Investing in crypto-platforms is like ‘selling blue jeans’ in the Gold Rush, Digital Assets Council founder explains

Ric Edelman, The Digital Assets Council of Financial Professionals Founder, sits down with Yahoo Finance Live to talk about adding cryptocurrencies in moderation to investment portfolios, crypto regulations, ETFs, and advisors becoming crypto literate.

Video Transcript

Well, roughly 20% of Americans say they have invested in, traded, or used cryptocurrency, at least that’s according to Pew Research. But our next guest says 1/3 of all adults in the US will own crypto by the end of the year. And it’s time for financial advisors to catch up. Let’s bring in Ric Edelman, The Digital Assets Council Financial Professionals founder. We’ve also got Yahoo Finance’s David Hollerith joining in on the conversation. Ric, I feel like the last time we talked, you were talking about the fact that financial advisors, whether it was a 1% exposure or 2% exposure, needed to start including crypto in some form in the broader portfolio. How do you view that mix right now?

RIC EDELMAN: Yeah. My attitude remains unchanged. There is no question that this is a new asset class, the first new asset class since the discovery of oil about 150 years ago. So we need to recognize that this new asset class is additive to a portfolio. It assists in diversification. It improves returns and lowers risk.

And so there’s no reason not to include this. But because it’s still so new and developing and emerging with a lot of uncertainty around the world, in terms of government reaction, et cetera, let’s not get carried away. So 1% allocation, 2% or so, that’s plenty. You don’t need to do 10%, 20%, 50% of your portfolio. Have some exposure. Get off zero. That’s the main message.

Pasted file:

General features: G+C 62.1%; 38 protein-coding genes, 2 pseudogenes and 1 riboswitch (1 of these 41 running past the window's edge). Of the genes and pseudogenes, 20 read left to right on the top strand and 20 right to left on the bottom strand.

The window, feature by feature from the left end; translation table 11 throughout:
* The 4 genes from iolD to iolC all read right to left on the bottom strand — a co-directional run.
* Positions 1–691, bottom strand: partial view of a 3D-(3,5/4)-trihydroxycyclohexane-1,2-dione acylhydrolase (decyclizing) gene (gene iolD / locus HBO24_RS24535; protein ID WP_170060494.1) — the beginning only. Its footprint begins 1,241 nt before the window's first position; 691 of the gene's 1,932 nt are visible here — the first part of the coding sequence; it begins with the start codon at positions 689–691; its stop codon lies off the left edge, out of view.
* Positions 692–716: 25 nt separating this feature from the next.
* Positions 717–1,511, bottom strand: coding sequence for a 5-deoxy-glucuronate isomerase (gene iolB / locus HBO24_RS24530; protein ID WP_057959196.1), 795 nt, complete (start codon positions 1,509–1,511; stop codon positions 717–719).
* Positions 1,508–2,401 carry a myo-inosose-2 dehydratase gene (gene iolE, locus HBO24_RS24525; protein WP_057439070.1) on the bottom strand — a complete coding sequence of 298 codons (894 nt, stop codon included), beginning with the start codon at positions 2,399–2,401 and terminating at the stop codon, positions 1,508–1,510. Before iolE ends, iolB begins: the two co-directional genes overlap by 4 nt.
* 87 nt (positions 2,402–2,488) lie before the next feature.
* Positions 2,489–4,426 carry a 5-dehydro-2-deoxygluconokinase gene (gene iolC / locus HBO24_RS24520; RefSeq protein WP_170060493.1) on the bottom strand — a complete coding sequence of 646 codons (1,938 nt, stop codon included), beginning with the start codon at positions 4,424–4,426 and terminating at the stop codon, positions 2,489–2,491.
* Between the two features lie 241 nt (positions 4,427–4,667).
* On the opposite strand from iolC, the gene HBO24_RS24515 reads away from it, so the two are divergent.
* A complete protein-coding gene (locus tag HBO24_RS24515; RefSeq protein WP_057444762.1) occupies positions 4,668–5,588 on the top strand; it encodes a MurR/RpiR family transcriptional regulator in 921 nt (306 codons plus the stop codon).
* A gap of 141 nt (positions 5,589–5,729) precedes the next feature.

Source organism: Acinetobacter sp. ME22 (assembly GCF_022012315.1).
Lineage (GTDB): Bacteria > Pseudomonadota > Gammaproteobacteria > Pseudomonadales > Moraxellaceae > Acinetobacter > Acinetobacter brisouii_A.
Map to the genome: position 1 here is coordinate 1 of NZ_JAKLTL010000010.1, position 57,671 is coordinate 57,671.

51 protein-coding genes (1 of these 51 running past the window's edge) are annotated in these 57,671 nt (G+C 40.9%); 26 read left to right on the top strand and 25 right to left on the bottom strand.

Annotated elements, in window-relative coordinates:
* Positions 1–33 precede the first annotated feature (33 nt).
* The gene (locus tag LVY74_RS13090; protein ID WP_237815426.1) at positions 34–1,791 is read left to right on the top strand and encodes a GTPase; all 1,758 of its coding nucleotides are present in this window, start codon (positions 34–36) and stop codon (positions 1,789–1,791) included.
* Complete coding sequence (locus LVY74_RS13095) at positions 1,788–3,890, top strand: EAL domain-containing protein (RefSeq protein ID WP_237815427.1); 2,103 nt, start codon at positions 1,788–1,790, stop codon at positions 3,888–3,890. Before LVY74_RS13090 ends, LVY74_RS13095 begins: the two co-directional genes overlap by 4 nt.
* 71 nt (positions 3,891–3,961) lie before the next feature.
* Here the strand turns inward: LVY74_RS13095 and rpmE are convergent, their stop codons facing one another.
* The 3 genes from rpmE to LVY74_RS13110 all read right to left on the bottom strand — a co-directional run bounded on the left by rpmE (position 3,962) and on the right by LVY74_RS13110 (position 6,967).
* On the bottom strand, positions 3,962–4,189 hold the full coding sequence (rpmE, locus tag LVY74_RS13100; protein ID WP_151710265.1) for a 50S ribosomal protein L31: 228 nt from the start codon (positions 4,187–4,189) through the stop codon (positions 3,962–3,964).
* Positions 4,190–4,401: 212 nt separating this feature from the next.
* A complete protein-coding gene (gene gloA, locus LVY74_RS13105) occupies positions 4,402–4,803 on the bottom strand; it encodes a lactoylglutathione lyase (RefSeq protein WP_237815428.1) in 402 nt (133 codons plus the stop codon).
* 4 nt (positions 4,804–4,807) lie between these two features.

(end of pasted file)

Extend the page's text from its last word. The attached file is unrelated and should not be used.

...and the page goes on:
DAVID HOLLERITH: And Ric, David here. I’ve spoken to a number of financial advisors. And they’ve sort of expressed a desire to wait until the approval of a spot ETF-type product. But you’ve also pointed out that it’s a lot easier than it used to be for people who are financial advisors who are interested in allocating to cryptocurrency. Now, why is that? Why has that changed?

RIC EDELMAN: It’s really very foolish to wait for the Bitcoin ETF. Most advisors are in agreement that there will be a Bitcoin ETF and that the price will rise when that happens. But why wait? If you think there’s going to be an ETF and that the price will rise with it, that means you should be investing now before that happens. And the good news is, as you noted, today, there are so many different ways you can invest in crypto that didn’t exist even as recently as two or three years ago. You can invest, as you note here, the ProShares Bitcoin strategy ETF, which is a Bitcoin futures ETF.

There’s five of those products now available. You can invest in publicly traded stocks like Riot Blockchain and Marathon Digital, which is publicly traded Bitcoin miners. You can invest in Coinbase, which is a publicly traded Bitcoin and crypto exchange. There are proxy stocks like MicroStrategy, which owns $7 billion worth of Bitcoin. And its stock price tracks the price of Bitcoin.